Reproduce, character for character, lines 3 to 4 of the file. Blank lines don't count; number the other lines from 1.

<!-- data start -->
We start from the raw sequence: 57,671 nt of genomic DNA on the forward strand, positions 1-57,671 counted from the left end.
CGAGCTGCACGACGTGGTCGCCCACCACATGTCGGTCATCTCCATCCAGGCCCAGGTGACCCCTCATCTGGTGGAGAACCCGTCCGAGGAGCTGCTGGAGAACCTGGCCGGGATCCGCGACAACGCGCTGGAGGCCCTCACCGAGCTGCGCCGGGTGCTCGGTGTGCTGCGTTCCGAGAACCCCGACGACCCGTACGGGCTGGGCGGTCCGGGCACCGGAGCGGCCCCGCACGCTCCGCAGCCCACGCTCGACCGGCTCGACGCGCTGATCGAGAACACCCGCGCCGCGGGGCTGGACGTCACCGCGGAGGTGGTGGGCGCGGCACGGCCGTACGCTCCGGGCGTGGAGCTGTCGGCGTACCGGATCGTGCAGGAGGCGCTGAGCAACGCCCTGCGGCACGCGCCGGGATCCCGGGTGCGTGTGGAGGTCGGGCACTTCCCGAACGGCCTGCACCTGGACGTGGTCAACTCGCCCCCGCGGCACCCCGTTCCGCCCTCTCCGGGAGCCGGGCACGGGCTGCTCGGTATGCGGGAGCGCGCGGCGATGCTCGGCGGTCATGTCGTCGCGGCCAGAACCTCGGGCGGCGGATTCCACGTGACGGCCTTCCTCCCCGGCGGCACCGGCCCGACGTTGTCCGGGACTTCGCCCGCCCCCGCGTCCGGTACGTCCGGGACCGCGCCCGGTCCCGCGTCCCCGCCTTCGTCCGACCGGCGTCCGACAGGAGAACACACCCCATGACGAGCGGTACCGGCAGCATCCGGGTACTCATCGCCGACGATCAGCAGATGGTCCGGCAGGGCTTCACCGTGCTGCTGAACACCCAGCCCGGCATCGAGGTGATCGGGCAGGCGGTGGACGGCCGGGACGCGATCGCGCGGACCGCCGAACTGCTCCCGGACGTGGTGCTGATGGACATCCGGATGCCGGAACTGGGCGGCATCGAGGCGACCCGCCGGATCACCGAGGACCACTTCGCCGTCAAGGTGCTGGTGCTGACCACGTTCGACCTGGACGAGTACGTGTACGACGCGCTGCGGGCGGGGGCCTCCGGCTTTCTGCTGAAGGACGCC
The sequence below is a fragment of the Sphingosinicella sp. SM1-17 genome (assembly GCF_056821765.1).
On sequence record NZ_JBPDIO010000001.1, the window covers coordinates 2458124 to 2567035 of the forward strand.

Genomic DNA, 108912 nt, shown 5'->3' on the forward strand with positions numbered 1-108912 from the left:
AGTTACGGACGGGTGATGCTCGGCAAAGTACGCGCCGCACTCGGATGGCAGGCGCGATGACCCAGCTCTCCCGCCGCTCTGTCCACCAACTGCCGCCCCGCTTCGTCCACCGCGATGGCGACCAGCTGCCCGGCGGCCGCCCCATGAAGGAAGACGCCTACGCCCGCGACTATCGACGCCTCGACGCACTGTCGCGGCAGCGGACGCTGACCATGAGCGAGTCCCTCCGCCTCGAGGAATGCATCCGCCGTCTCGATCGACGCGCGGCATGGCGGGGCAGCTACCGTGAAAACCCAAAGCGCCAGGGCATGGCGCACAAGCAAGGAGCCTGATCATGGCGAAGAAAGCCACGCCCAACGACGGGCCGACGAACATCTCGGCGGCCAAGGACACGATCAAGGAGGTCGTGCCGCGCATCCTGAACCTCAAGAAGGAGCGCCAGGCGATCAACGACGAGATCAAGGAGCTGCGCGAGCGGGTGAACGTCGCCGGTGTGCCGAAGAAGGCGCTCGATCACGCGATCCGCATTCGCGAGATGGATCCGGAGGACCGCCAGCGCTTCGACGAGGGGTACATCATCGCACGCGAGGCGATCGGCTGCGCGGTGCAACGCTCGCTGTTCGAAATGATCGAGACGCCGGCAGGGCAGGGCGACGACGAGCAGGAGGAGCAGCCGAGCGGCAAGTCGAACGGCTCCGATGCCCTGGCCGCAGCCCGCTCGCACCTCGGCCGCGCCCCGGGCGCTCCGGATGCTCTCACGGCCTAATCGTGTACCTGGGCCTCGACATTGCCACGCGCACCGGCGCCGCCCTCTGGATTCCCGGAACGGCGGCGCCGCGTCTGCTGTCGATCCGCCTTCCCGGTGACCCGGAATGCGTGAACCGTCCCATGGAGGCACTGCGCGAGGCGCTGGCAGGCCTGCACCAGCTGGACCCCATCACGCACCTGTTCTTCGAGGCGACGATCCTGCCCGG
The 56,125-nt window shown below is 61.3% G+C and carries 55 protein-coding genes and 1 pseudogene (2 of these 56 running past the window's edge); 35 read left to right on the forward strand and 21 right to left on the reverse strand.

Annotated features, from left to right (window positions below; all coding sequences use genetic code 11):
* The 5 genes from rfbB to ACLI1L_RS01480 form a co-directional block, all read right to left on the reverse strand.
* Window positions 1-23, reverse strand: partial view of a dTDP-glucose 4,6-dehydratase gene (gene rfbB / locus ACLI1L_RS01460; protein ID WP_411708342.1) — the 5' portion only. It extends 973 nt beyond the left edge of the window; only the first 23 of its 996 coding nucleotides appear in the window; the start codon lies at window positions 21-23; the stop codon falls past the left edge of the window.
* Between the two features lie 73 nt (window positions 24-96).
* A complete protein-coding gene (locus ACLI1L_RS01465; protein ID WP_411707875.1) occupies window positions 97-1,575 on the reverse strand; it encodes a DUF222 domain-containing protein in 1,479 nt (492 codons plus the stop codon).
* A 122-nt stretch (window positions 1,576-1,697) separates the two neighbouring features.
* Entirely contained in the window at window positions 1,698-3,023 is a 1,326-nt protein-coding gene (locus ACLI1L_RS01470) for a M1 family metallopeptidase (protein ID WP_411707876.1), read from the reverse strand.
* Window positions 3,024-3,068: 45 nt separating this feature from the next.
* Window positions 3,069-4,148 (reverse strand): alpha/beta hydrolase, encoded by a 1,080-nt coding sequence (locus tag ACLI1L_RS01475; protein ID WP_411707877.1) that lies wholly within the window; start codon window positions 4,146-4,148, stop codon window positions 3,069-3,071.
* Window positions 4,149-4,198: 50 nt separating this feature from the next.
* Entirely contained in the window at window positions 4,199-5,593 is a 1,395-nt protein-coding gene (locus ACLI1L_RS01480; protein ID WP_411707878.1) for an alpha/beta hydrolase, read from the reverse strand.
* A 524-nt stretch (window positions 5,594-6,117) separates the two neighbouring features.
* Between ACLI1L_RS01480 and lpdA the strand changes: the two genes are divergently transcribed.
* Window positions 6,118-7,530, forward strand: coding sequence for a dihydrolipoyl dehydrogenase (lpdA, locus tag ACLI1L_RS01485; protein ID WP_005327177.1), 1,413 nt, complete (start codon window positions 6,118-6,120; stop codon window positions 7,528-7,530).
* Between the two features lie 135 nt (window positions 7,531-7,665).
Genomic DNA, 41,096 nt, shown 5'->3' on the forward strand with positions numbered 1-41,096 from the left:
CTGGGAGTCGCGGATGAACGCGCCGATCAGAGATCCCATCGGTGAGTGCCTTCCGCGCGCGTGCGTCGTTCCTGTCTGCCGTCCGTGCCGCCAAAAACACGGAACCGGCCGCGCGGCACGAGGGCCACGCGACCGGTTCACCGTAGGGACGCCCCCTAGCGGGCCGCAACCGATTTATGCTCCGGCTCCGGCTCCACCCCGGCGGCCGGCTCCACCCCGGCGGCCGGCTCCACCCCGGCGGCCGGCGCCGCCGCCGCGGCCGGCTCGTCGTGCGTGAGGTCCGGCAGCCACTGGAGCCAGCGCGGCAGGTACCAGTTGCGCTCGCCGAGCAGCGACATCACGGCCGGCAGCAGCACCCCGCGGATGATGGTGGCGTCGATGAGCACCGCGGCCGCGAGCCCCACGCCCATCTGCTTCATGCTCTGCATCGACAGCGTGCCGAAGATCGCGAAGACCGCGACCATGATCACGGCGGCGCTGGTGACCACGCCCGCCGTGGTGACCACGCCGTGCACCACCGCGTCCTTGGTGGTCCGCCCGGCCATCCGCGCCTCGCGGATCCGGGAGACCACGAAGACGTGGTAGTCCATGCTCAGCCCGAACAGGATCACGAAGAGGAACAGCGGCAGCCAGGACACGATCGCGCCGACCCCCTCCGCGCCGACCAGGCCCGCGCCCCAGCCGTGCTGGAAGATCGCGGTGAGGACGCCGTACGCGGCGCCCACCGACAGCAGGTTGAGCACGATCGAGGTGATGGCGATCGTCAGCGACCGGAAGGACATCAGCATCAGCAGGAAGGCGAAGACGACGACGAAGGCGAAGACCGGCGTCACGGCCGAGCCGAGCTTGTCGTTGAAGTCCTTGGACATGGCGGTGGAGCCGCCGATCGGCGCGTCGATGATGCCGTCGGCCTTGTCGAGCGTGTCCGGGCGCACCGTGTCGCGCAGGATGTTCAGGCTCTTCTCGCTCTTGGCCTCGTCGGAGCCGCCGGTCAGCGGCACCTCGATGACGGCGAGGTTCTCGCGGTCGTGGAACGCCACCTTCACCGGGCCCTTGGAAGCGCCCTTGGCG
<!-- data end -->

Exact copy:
The sequence below is a fragment of the Sphingosinicella sp. SM1-17 genome (assembly GCF_056821765.1).
On sequence record NZ_JBPDIO010000001.1, the window covers coordinates 2458124 to 2567035 of the forward strand.